Whenever I think about a beach trip, I usually think about an escape to the Gulf Coast of Texas. But did you know there are actually some great sandy beaches in New Mexico you can enjoy that are so much closer to home?
Yes, these are New Mexico lake beaches, but what’s more Americana than a lake vacation? Here are the best New Mexico beaches perfect for a day trip, weekend getaway, or even a full week beach vacation!
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How to Get to New Mexico’s Beaches
Well, if you’re a New Mexico local then you probably already know that getting around the state is really tough without a car. Since you really need your own vehicle to make visiting most of these beaches work, I have tips below for renting a car if you don’t have one.
The good news is that most of these are easy day trips from many parts of New Mexico, so hopefully, you can find one or two New Mexico beaches that pique your interest. However, if you do decide to stay nearby, all of these would make excellent New Meico weekend getaways.
The Best Beaches in New Mexico
In no particular order…
Lions Beach at Elephant Butte Reservoir
Being the largest lake in New Mexico, Elephant Butte Reservoir is the ideal place for water activities. The reservoir can hold up to 2,065,010 acres of water. This vast amount of water provides for a grand fishing, boating, and beach experience. Along the shoreline, the reservoir has sandy beaches, giving it a great place to bring children to play in the soft sand.
Due to the lake’s large size, the reservoir can accommodate many different styles and sizes of watercraft, such as sailboats, ski boats, pontoons, jet skis, kayaks, and houseboats.
Abiquiu Lake Swim Beach
If you are in New Mexico and are searching for the prime place to fish, then Abiquiu Lake is for you. In addition to this, there has been fossils found that are 200 million years old in this area.
The Abiquiu Dam holds water from the Rio Chama. It has a wonderful view of Cerro Pedernal, with beautiful colored rock formations, as can be seen from the dam. It also is surrounded by recreational areas and campgrounds.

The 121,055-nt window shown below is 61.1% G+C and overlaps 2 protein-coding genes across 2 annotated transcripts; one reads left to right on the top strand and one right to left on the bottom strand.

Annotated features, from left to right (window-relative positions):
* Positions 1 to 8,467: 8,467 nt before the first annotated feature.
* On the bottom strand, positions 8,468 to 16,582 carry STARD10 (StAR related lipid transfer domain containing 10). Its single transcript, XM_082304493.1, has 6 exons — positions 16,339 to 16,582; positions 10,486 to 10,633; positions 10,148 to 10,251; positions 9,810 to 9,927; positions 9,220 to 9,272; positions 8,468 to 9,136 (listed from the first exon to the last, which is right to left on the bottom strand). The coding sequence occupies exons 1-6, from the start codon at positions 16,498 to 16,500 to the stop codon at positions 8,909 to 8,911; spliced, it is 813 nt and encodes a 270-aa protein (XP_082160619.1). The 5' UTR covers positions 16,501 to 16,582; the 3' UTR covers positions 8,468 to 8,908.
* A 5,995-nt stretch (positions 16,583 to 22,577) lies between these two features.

Lake Carlsbad Recreation Area Swim Area
The Lake Carlsbad Recreation Area is along the Pecos River, stretching 125.6 acres along with the upper channel dam, all the way to the south railroad bridge. There are many things to do at this lake, such as swimming, playgrounds, fishing, picnics, water sports, and boating.
There are several shaded areas for picnicking available, which also include tables and grills for your convenience. Between Memorial Day weekend and Labor Day weekend, there is a public area open for swimming.
The Beach at Lea Lake
Among the Bottomless Lakes, Lea Lakes is the only one where swimming is permitted. It is very popular in the summer due to its beach and concession area. It’s 90 ft deep and 15 acres long. The view of the lake is breathtaking with its shimmering water.
The lake also has a campground nearby that has restrooms, showers, a dump station, and other accommodations to make your stay as convenient as possible.
The Beaches at Conchas Lake
Conchas Lake has exciting features such as canyons, hidden coves, sandy beaches, boating, fishing, and camping. It is one of New Mexico’s largest lakes, and you can venture through the 11 miles of the Conchas Lake as well as 14 miles of the South Canadian river section of the lake. Since there are miles of shoreline, there is a lot of hiking and bird-watching as well. Fishermen will enjoy twenty-eight different species of fish.